As we look forward to the fall in which many schools will continue in a distance learning model to begin the year, we know that the Herculean effort that has been referred to as emergency remote learning taught us a lot about how we might better design learning experiences in the fall both in person and in a remote or distance learning model. One of the most important perspectives that should inform next steps is that of the students. YouthTruth surveyed over 40,000 students and the first finding of the report is:
"Only half of students said their teachers give them assignments that really help them learn and 39 percent said they learn a lot every day."
YouthTruth Student Survey
The report highlights student perspectives on what worked and what was challenging:
“Students shared in their own words that they enjoyed having more agency over their schedule and learning pace, that they appreciated opportunities to connect with their family, and that virtual learning often afforded flexibility to learn new skills and deepen knowledge. And still, distractions at home, stress and anxiety, and deep longing for social connection underscore the importance of listening to these voices and exploring this data with empathy and responsiveness to the student experience.”
To better understand the variance in student experiences I want to shared three examples of the approaches I saw to help us think about how we can intentionally design more authentic and empowering learning models in the fall.
The day or periods are organized where students are expected to connect with their teacher and class over Zoom daily and listen to a math lesson or a social studies lesson based on the pacing guide to continue the class lecture as they would in the classroom. The screen time now functions the same way that seat time did in the classroom. Exposure to the content or the teacher is equated with learning. Students quickly became disengaged sitting in front of screen with limited interaction or choice in how and what they learn. Families struggle to force kids to participate and keep up with their assignments.
Students learn content and practice a variety of basic skills while they move through various levels at their own pace. Although the students have devices, each lesson is basically a set of digital worksheets and students often click through to be done without motivation or purpose to learn and develop new skills. Students rarely receive feedback on their work from their peers or teachers and lack motivation or purpose to complete their work.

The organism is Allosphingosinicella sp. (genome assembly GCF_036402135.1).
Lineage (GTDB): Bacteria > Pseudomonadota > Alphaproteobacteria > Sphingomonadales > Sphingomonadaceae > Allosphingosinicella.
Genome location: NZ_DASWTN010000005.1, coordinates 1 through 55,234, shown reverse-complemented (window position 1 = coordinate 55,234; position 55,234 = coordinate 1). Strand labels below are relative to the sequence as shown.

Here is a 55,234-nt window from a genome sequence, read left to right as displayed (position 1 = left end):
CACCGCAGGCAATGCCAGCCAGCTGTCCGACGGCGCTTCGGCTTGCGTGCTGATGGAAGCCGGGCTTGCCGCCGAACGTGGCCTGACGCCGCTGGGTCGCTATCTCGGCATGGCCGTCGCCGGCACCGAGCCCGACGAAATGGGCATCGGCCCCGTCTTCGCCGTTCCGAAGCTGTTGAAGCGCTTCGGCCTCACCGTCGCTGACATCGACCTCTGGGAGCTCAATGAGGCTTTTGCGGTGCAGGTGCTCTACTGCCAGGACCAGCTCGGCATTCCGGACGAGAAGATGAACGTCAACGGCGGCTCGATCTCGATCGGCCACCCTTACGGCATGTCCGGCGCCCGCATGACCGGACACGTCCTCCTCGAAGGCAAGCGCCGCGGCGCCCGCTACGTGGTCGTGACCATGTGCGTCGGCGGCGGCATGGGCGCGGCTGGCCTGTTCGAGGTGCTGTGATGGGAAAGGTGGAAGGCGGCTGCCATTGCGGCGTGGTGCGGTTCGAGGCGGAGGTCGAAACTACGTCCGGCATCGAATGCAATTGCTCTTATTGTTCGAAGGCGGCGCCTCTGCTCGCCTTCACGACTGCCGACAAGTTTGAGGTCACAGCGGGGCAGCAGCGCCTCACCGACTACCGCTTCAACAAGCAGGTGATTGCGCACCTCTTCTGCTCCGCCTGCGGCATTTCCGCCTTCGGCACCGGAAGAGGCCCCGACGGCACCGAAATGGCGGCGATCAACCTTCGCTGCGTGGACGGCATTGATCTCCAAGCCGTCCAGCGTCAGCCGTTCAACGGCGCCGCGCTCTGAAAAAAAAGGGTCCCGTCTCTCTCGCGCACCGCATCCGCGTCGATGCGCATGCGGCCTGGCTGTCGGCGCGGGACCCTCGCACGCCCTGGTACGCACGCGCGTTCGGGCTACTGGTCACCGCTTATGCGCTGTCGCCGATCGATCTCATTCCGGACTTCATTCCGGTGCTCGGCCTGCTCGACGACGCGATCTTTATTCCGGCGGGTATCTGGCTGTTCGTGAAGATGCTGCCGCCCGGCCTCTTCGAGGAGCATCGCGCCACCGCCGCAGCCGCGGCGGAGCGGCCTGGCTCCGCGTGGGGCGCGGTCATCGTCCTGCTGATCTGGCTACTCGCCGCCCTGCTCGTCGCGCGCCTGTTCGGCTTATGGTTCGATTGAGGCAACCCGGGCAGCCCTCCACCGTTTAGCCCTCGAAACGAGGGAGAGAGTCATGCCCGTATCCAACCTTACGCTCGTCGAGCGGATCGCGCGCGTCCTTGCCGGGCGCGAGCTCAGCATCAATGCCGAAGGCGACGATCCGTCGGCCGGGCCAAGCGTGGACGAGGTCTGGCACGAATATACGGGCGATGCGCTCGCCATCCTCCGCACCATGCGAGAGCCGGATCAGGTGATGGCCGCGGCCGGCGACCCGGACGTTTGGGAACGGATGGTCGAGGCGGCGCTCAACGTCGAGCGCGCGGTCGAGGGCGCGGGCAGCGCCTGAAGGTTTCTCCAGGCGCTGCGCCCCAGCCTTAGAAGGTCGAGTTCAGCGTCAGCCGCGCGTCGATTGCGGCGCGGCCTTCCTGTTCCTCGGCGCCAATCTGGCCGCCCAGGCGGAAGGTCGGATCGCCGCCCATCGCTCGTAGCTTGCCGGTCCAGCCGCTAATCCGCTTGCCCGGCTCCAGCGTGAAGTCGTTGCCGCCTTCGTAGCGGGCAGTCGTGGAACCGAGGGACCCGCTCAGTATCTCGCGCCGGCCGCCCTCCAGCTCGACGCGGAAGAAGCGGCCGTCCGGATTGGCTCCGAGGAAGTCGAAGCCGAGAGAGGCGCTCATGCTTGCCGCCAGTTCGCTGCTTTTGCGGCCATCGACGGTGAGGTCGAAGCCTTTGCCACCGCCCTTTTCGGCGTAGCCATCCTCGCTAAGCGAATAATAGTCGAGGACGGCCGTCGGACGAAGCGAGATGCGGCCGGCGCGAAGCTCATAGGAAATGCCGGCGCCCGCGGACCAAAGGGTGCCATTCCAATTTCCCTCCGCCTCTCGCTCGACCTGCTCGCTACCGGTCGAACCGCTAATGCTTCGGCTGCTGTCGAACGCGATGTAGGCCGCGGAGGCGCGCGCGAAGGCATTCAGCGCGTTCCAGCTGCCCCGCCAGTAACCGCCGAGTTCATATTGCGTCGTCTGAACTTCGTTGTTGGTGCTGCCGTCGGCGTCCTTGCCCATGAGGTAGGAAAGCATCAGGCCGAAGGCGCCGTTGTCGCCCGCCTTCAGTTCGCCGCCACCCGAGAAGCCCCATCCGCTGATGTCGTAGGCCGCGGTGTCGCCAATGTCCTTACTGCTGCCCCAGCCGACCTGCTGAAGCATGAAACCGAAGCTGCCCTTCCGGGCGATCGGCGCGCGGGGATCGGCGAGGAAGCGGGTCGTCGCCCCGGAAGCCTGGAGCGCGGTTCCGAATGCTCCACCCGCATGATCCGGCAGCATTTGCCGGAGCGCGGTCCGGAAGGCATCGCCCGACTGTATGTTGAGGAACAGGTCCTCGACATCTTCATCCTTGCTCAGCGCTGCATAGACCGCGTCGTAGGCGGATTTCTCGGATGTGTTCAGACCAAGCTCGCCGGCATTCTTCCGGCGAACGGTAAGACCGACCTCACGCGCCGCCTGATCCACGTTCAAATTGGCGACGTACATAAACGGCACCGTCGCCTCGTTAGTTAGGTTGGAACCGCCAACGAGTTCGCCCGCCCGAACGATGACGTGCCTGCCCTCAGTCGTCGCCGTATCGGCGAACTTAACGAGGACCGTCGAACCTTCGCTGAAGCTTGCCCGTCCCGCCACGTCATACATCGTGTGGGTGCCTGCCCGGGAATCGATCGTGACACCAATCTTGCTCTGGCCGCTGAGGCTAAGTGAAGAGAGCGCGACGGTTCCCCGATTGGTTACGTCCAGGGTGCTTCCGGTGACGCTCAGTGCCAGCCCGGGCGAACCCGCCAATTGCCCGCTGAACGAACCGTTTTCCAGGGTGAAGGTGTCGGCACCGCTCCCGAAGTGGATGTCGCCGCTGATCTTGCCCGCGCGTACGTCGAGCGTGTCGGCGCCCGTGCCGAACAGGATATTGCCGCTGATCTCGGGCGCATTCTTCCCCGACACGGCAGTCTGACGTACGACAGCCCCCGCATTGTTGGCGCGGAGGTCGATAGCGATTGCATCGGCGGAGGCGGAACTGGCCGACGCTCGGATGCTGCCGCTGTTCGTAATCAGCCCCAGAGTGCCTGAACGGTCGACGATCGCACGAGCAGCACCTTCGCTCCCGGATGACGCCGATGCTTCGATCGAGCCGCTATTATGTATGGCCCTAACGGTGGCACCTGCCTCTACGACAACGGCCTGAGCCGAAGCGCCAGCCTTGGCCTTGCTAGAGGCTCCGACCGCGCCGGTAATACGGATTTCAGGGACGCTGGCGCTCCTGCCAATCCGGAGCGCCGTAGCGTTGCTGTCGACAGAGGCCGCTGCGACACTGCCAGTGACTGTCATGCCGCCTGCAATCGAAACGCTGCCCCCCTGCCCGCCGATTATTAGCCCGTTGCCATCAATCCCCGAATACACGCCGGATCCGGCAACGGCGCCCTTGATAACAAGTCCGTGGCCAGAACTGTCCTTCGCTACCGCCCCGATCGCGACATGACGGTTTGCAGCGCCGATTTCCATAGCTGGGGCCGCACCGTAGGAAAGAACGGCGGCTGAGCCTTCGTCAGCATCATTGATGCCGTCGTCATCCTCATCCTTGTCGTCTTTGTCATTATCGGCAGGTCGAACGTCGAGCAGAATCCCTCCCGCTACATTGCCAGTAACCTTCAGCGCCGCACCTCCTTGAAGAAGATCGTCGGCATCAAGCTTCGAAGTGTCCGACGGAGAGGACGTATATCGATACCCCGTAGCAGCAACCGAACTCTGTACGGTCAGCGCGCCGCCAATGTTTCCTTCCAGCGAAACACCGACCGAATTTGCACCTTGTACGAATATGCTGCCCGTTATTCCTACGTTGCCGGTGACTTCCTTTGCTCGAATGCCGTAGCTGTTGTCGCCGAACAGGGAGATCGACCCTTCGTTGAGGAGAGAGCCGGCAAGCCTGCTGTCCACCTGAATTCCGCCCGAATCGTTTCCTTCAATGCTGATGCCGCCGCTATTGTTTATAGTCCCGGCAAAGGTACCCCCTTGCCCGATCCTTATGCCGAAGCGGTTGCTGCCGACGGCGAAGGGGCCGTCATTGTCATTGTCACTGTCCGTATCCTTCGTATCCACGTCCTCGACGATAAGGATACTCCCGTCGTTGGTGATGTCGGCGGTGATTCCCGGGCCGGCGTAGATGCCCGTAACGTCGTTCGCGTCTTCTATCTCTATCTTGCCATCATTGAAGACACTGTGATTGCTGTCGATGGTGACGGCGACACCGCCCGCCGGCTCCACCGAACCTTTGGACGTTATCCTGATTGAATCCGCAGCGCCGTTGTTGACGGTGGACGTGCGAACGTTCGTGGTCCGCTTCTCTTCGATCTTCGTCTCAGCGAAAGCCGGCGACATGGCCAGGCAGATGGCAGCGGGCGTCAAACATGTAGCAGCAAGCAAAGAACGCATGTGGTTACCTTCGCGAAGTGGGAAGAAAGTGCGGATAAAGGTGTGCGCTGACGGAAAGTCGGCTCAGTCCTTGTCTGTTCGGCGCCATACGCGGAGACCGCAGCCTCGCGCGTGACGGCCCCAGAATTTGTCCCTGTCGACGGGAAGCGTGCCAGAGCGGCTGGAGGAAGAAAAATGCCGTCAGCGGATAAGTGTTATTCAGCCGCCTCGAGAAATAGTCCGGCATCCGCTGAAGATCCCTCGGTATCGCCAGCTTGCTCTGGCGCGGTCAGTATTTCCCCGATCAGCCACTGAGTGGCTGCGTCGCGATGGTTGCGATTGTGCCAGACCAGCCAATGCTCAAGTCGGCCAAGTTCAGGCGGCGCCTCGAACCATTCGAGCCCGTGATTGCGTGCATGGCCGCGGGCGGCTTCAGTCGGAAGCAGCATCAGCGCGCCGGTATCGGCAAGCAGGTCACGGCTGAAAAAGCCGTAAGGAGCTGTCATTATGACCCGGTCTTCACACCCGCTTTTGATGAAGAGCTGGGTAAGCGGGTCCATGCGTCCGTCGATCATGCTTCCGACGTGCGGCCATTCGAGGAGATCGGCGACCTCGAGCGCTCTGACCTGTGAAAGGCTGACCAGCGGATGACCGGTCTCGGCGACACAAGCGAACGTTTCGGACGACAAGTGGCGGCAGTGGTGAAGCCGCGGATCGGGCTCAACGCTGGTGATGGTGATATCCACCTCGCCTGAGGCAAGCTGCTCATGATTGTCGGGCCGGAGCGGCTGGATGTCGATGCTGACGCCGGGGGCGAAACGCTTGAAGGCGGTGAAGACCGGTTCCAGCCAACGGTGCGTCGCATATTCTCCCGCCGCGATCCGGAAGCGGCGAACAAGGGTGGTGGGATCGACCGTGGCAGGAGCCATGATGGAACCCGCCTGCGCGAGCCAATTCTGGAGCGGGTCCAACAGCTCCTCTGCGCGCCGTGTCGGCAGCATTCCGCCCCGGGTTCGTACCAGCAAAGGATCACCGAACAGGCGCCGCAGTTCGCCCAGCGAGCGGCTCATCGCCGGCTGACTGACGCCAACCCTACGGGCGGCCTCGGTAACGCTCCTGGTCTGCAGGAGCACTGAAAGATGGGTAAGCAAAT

Each morning there was a personal greeting or message from the teacher and students responded with a video response that everyone could see. Each day the class met to check in and build the community and introduce new concepts or content. This predictable schedule of synchronous time is coupled with skill building and interdisciplinary projects that required each learner to investigate and go deeper. Teachers offered regular office hours if students needed extra support or just wanted to check in. The teacher worked with a team to design lessons and had built in time during the day to provide written feedback but also checked in with their group of advisory students weekly to follow up on goals and progress to ensure connection and growth. Based on the learning objectives and student interests, the teacher co-created the learning experiences that allow for authentic learning, learner agency and competency based assessment that focuses on what was learned.
I have been working with our team at Altitude Learning and our partners to define and support these key shifts in distance learning models. Effective distance learning blends both asynchronous and synchronous learning experiences to maximize the time together virtually to build community and learn collaboratively, while also providing autonomy for learners to engage in content, read, investigate and demonstrate mastery at their own pace. It has become increasingly clear that spending 6 hours a day online is not ideal. The National Board of Professional Teaching standards recommend structured school time for different grade bands is as follows:
Given these constraints it might be tempting to organize your day in an abbreviated schedule like 20 minutes for math, 20 minutes for reading, 20 minutes of writing, 20 minutes of science etc. or period 1, period 2, period 3 etc. However, if you are focused on authentic learning and outcomes rather than time on tasks or activities, you might consider the backwards design or understanding by design approach to create authentic remote learning experiences.
Synchronous learning happens in real-time and what was done face to face is usually through video tools such as Zoom or Google Meets, allowing for discussion, small group targeted instruction, or question and answer.
Asynchronous learning occurs through online channels or can occur offline and allows the learners to move at their own time, place, and pace.
As we look toward the fall with so much uncertainty, one thing is clear: School will be different. I have had countless conversations with people trying to figure out how to digitize their curriculum and monitor completion of assignments as a proxy for engagement. We all know this is not engagement. Now is the time to focus on what Hayden, a high school student shared: “more learning and less assigning.”
As always, I encourage you to talk to teachers, students, families in your community and understand their experiences and get their input on how to design and improve your learning model and share what you learn. Onward.
Have questions about your school or district’s specific needs for shifting to a distance or hybrid leanring model? Get in touch with our team!